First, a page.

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the rules of definition agree to the definition of a word: and if they mean by the definition of a thing, the giving an adequate conception of the nature and effence of any thing that exists; this is impoffible, and is the vain boast of men unconscious of the weakness of human understanding.
The works of God are but imperfectly known by us. We fee their outfide; or perhaps we difcover fome of their qualities and relations, by observation and experiment affifted by reafoning: but even of the fimpleft of them we can give no definition that comprehends its real effence. It is juftly obferved by Locke, that nominal effences only, which are the creatures of our own minds, are perfectly comprehended by us, or can be properly defined; and even of these there are many too fimple in their nature to admit of definition. When we cannot give precifion to our notions by a definition, we must endeavour to do it by attentive reflection upon them, by obferving minutely their agreements and dif ferences, and especially by a right underftanding of the powers of our own minds by which fuch notions are formed.
The principles laid down by Locke with regard to definition and with regard to the abufe of words, carry conviction along with them. I take them to be one of the most important improvements made in logic fince the days of Ariftotle: not fo much because they enlarge our knowledge, as because they make us fenfible of our ignorance; and fhew that a great part of what speculative men have admired as profound philofophy, is only a darkening of knowledge by words without understanding.
If Aristotle had understood these principles, many of his definitions, which furnish matter of triumph to his enemies, had never feen the light let us impute them to the times rather than to the man. The fublime Plato, it is faid, thought it neceffary to have the definition of a man, and could find none better than Animal implume bipes; upon which Diogenes sent to his school a cock with his feathers plucked off, defiring to know whether it was a man or
SECT. 5. On the Structure of Specch.
The few hints contained in the beginning of the book concerning Interpretation relating to the ftructure of fpeech, have been left out in treatises of logic, as belonging rather to grammar; yet I apprehend this is a rich field of philofophical fpeculation. Language being the exprefs image of human thought, the analysis of the one must correfpond to that of the other. Nouns adjective and fubftantive, verbs active and paffive, with their various moods, tenfes, and perfons, must be expreffive of a like variety in the modes of thought. Things that are diftinguished in all languages, fuch as fubftance and quality, action and paffion, cause and effect, must be distinguished by the natural powers of the human mind. The philofophy of grammar, and that of the human understanding, are more nearly allied than is commonly imagined.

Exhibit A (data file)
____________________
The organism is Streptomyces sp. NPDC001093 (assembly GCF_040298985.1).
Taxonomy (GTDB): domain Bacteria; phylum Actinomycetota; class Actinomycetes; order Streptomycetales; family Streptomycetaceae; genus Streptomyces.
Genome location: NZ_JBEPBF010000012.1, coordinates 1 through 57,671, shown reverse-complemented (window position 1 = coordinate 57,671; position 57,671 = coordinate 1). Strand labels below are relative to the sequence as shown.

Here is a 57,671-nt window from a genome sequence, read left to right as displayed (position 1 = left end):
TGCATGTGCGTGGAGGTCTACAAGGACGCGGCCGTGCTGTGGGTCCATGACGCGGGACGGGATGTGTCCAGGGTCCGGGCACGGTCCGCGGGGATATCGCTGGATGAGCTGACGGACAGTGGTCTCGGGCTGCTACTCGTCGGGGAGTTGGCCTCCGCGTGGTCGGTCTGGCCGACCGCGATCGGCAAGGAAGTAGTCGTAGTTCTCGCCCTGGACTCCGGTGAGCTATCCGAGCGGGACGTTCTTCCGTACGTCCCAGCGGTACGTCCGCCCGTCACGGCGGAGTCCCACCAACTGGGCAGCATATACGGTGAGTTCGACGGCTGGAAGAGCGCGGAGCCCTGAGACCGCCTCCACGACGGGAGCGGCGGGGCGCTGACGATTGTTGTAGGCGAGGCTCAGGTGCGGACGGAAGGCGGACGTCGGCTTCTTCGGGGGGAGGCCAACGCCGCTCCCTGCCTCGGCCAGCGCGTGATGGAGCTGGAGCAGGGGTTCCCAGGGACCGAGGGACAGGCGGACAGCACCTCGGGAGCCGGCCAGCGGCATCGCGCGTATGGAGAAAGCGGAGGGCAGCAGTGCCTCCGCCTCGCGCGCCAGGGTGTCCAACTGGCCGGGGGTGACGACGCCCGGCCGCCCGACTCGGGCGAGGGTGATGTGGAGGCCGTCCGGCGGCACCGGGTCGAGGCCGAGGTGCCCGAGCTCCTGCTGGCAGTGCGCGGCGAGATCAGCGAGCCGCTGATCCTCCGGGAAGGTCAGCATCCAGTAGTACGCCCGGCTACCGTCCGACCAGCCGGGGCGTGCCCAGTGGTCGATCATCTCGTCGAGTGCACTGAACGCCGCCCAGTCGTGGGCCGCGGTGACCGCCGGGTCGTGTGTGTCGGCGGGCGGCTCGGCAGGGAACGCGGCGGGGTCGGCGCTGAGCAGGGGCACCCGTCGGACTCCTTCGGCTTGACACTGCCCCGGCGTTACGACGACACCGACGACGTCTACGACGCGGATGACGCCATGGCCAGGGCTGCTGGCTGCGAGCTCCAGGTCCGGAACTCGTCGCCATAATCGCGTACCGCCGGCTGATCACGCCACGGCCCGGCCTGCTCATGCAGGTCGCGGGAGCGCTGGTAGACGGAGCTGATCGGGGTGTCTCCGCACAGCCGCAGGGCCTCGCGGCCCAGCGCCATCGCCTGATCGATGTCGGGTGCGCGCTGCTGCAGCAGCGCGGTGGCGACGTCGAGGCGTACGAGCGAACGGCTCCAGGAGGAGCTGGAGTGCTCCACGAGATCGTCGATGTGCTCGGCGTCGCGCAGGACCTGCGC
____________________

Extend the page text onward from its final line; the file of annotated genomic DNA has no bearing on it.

The structure of language was pursued to a confiderable extent, by the ancient commentators upon this book of Ariftotle. Their fpeculations upon this fubject, which VOL. III. X x
are neither the least ingenious nor the leaft ufeful part of the Peripatetic philofophy, were neglected for many ages, and lay buried in ancient manufcripts, or in books little known, till they were lately brought to light by the learned Mr Harris in his Hermes.
The definitions given by Ariftotle, of a noun, of a verb, and of fpeech, will hardly bear examination. It is eafy in practice to distinguish the various parts of speech; but very difficult, if at all poffible, to give accurate definitions of them.
He obferves juftly, that befides that kind of fpeech called a propofition, which is always either true or falfe, there are other kinds which are neither true nor falfe; fuch as, a prayer, or wifh; to which we may add, a question, a command, a promife, a contract, and many others. Thefe Ariftotle pronounces to have nothing to do with his fubject, and remits them to oratory, or poetry; and fo they have remained banished from the regions of philofophy to this day: yet I apprehend, that an analysis of fuch fpeeches, and of the operations of mind which they exprefs, would be of real ufe, and perhaps would
discover how imperfect an enumeration the logicians have given of the powers of human understanding, when they reduce them to fimple apprehenfion, judgement, and reafoning.
SECT. 6. On Propofitions.
Mathematicians ufe the word propofition in a larger fenfe than logicians. A problem is called a propofition in mathematics, but in logic it is not a propofition: it is one of thofe fpeeches which are not enunciative, and which Ariftotle remits to oratory or poetry.
A propofition, according to Aristotle, is a fpeech wherein one thing is affirmed or denied of another. Hence it is easy to diftinguish the thing affirmed or denied, which is called the predicate, from the thing of which it is affirmed or denied, which is called the fubject; and thefe two are called the terms of the propofition. Hence likewife it appears, that propofitions are either affirmative or negative; and this is called their quality. All affirmative propofitions have the fame quality, fo likewife have all X X 2 negative;